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When a winding-up petition can be presented

View profile for Christopher Buck
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A recent article, reported in the Northampton Chronicle and Echo, has covered the current attempts of Northampton Borough Council to delay the winding-up petition hearing it is facing so as to allow time for attempts to rescue the Club to continue.

A hearing is to be held to consider the matter, with the Club to be placed into Liquidation as early as 16th November 2015. Discussions have been had between the Borough Council and Her Majesty’s Revenue and Customs (HMRC), with the result of HMRC confirming that they will not look to adjourn or delay such actions. It will therefore be down to the Judge at the hearing to consider any opposition to the Liquidation and request for adjournment.

The Council has stated that it will do all it can to prevent the Club going into Liquidation and has also been advised by the Football League that only in the case of the Club being placed in Administration would there be deduction efforts regarding the team’s points. At present, there will be no points deducted from following the presentation of the winding-up petition.

There are also current considerations regarding a consortium with Oxford United Football Club. With a view to Oxford United obtaining the controlling interest of Northampton Town. Therefore, there are currently a number of possible outcomes regarding a possible consortium and also following the result of the Club’s Petition for Administration, which is expected to be heard by the Court by the end of the month. But when should the presentation of a winding-up petition be considered?

Winding-up petitions

A winding-up petition is presented to the Court at the start of the winding up process. Namely, the petitioner is beginning proceedings so as to have the company involved placed into a Compulsory Liquidation. The consequences of a winding-up petition being presented against a company may be very serious; they may be with respect to the following:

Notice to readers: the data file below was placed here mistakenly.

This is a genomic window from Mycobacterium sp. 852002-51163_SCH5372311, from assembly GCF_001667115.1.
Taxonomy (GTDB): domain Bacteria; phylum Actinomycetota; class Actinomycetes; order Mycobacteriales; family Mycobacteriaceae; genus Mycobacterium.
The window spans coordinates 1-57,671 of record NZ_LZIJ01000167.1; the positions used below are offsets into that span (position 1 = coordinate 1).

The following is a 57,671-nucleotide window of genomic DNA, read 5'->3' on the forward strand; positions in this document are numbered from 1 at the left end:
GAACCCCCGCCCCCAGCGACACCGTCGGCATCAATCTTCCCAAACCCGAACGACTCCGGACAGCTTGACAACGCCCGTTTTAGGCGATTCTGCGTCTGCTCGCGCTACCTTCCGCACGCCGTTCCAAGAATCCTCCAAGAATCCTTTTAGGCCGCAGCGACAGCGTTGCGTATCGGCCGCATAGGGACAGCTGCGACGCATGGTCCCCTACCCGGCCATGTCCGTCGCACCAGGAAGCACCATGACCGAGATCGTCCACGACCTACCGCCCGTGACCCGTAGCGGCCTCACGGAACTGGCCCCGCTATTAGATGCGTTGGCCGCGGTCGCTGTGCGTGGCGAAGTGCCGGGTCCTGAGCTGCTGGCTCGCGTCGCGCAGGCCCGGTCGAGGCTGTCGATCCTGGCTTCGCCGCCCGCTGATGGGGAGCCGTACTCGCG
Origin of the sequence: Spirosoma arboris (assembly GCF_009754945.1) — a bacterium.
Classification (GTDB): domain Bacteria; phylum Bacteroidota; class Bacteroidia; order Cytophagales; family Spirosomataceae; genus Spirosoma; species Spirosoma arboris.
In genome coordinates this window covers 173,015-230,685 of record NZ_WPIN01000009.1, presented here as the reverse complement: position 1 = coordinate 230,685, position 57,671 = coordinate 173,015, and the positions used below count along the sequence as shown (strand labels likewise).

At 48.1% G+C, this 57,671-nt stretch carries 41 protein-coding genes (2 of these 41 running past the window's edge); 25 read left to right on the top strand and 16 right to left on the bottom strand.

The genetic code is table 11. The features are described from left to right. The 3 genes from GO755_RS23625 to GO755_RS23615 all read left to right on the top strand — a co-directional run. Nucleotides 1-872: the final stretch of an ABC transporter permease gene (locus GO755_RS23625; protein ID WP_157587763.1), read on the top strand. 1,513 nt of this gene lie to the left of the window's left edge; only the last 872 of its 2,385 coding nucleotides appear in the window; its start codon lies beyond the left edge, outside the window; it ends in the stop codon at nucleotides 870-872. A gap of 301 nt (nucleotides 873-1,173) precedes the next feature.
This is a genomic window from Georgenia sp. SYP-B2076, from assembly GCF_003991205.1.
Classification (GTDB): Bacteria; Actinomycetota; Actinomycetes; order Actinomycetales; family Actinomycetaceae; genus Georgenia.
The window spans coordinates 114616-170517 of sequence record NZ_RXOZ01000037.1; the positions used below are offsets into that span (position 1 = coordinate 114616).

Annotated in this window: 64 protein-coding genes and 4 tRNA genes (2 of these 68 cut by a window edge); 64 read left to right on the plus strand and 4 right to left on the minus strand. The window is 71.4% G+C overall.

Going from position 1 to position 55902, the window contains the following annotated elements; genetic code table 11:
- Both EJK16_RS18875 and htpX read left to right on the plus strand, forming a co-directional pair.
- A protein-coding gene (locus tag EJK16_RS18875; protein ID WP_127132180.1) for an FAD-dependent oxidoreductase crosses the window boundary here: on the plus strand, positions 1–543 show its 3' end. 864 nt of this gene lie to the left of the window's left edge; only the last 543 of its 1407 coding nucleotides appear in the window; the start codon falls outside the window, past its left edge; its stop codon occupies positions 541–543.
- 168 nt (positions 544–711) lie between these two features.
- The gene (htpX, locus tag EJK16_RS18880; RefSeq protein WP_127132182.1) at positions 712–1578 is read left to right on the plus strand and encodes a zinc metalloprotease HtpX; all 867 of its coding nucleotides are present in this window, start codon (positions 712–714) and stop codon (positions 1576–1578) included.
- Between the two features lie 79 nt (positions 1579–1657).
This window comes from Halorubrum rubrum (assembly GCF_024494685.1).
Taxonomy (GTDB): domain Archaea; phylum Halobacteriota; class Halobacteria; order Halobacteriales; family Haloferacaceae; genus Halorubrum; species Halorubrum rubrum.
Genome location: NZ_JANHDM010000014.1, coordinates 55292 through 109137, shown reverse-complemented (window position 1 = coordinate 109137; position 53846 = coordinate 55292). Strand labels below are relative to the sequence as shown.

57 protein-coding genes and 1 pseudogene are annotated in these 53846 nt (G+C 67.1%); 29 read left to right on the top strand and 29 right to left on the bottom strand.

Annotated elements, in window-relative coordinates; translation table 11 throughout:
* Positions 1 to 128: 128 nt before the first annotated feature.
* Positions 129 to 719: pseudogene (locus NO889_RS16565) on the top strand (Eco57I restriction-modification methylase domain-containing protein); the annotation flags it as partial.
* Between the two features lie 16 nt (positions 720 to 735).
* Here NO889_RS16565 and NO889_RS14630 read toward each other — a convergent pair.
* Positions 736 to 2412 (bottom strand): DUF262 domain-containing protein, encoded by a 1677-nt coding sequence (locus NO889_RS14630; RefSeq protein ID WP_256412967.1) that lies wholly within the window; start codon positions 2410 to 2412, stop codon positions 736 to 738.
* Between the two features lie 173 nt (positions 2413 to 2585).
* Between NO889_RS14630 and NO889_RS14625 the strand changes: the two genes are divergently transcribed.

• Dispositions of company property, if dated after the petition, are potentially void should the company be wound up by the Court.
  • The commercial reputation of the company may be substantially damaged.
  • Whilst the petition is in place, the company may find it more difficult to obtain credit.
  • There will also be costs to consider regarding the legal action of dealing with the winding-up petition; both potentially in terms of legal advice and instructing the attendance of solicitors or counsel for the hearing.

The circumstances in which winding-up petitions should be considered are outlined in section 122 of the Insolvency Act 1986. The statute confirms that a company may be wound-up where:

  • A special resolution has resolved that the Company should be entered into Compulsory Liquidation.
  • The Public Company’s trading certificate, which is required under section 761 of the Companies Act 2006 (requirement as to minimum share capital), has not been issued and more than a year has elapsed since the Company was registered as a public company on its original incorporation.
  • The company satisfies the meaning of an old public company as set out in Schedule 3 of the Companies Act 2006 (Consequential Amendments, Transitional Provisions and Savings) Order 2009.
  • From a year of incorporation, the company has failed to commence business, or its business has been suspended for the period of a whole year. • The company is unable to pay its debts.
  • It is found to be just and equitable by the Court for the company to be wound-up.

A company may also be wound-up where it is not insolvent. This would be the case where, for example, it would be in the public interest to have a company wound-up. Also, it may be that following a dispute between shareholders of the company, a winding-up petition by one of the shareholders may be on just and equitable grounds. This is recognised in section 122(1)(g) of the Insolvency Act 1986.

A company may oppose a winding-up petition put to it, so long as it complies with Rule 4.18 of the Insolvency Rules 1986 which stipulates that the company must file its evidence regarding its opposition at least 5 business days before the hearing. In practice, should the company not file its evidence prior to the hearing, but does indicate that it wants to oppose the petition, the Court may provide directions in accordance with the company now filing evidence regarding its opposition and also perhaps regarding the petitioning creditor’s reply.

Need expert advice on this subject?

If after reading this post, you feel that you would like further legal guidance on insolvency issues, please feel free to contact me or one of our Corporate Commercial team on 01908 660 966.

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